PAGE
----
By: David Noack
A Tallahassee newsman wants to videotape and photograph electric chair executions.
He says state rules prohibiting cameras are not valid because of a legislative oversight.
In a case that could pave the way for newspaper photographers to cover executions, a Florida journalist is challenging a Department of Corrections rule banning photography equipment in the death chamber.
Mike Vasilinda, who owns and operates Capitol News Service, is seeking the right to have a television camera present at executions. If he succeeds, still cameras, artists’ equipment and tape recorders would also be allowed. Capitol News is a Tallahassee-based television video production firm that provides news reports to most NBC affiliates in the state.
Florida uses the electric chair for executions; four inmates were put to death in March.
“The public has a right to have the light of day shown upon the exercise of this very awesome, ultimate power of the state,” said Vasilinda, who has witnessed three executions during his career. He is contesting a 1977 Corrections Department rule barring all forms of video and audio gear, even artists’ paraphernalia, from the area where witnesses view executions. His legal challenge is slated to be heard by an administrative law judge later this month.
He claims the departmental rule was not properly adopted because the legislature failed to take all the actions required to fully authorize it.
In response, state lawmakers are scrambling to adopt a bill to prevent cameras from covering executions. The state attorney general’s office is also arguing against allowing cameras in the death chamber.
In interviews, Florida newspaper editors generally line up on the side of photo access. They want to be able to make decisions about whether or not to send a photographer to cover an execution without government interference. At the same time, they admit that the decision to actually publish death chamber images in the newspaper involves editorial issues of judgment, taste, community sensibilities and news value.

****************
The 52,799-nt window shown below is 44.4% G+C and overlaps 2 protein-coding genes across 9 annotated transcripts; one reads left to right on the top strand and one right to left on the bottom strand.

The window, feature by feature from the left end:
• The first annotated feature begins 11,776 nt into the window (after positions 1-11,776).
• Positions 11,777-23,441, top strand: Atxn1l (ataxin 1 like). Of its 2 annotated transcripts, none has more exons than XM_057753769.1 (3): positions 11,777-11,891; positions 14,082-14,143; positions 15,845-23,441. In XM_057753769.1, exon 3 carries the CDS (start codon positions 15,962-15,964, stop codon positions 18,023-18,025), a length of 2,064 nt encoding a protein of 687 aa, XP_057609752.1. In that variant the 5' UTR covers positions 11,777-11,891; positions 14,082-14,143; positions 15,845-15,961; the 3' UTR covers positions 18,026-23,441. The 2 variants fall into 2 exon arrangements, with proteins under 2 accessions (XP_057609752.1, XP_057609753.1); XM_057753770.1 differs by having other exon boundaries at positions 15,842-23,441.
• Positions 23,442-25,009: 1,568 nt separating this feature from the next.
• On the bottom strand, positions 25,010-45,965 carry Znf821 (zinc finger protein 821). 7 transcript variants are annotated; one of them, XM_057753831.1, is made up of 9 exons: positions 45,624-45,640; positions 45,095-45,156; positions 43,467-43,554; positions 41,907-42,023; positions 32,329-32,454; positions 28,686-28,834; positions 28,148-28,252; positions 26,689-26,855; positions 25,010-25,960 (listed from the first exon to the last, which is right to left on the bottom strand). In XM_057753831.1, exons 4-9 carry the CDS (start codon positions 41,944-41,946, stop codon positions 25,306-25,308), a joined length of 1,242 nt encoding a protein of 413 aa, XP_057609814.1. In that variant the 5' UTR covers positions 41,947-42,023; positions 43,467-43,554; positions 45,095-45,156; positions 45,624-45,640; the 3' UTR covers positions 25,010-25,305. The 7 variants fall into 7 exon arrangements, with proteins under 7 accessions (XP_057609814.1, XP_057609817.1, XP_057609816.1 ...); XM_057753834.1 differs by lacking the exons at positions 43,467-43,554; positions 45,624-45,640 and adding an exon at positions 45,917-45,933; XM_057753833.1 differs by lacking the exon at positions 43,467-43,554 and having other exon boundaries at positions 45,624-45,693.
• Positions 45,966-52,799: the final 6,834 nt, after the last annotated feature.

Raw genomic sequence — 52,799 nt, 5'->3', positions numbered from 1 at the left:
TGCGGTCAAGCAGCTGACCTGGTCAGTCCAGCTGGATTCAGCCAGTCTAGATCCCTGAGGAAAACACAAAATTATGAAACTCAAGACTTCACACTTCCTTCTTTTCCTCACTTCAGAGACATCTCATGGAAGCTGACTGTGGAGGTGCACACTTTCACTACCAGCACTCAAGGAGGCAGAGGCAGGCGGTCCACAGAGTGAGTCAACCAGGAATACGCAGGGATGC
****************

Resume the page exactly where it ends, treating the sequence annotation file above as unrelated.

“To me it’s a public right-to-know issue,” explained Vasilinda. “A couple of letters to the St. Petersburg Times accused me of wanting to put executions on television. I know of no responsible television station in Florida that would televise an execution at the actual moment of death.”
He has not solicited support from any other media organizations and, so far, none has been offered.
None of the 38 states that have the death penalty allow cameras at executions.
Last week, a federal appeals court in California ruled that officials can conduct part of an execution behind a curtain and out of the view of reporters and other witnesses.
The 9th U.S. Circuit Court of Appeals, in a 3-0 ruling, said that the public and news media have little ? if any ? constitutional right to witness an execution, although the jurists stopped short of deciding whether a state could bar reporters from executions altogether.
‘Ultimate exercise’ of power
The decision overturned the March 1997 ruling of U.S. District Judge Vaughn Walker, who wrote that an execution was “the ultimate exercise of state power short of war,” and “must be visible to the press as the public’s representatives, from start to finish.”
Doug Clifton, executive editor of the Miami Herald, believes that while there is a “legitimate public purpose” in having journalists witness executions, having cameras record the event is another question.
“I don’t see the public purpose in allowing us to photograph those executions,” he said. “I can’t imagine a circumstance that would make me want to run an execution photo.”
Phil Lewis, managing editor of the Naples Daily News, said he doesn’t foresee running an execution photograph in the newspaper. “If they sent me a press pass saying that you can have a cameraman at the next one (execution) I wouldn’t send one, but that’s a decision I’d like to make,” he said.
Bob Shaw, managing editor of the Tallahassee Democrat, said he supports the right of camera access to executions but would think “long and hard” about publishing an execution photograph. “I think many, many of my readers would have real concerns about seeing a picture like that on the front page of their newspaper,” said Shaw. But he did not absolutely rule out the publication of such photos.
“I was living in Tallahassee in 1978 when Ted Bundy came through here,” he said. “At the time, I was a reporter for the Miami Herald. I could see an argument (over running an execution photo) if cameras had been allowed when Bundy was executed. I think that editors at the Democrat would seriously have discussed whether to print that picture because Bundy’s impact on this community was so great.”
?( Do news organization have the First Amendment right to photograph the execution that take place in this Florida electric chair?) [Photo & Caption]
?(Mike Vasilinda of Capitol News Service wants to wants to videotape Florida’s executions.) [Photo & Caption]
?(E&P Web Site: http://www.mediainfo.com) [Caption]
?(copyright: Editor & Publisher May 9, 1998) [Caption]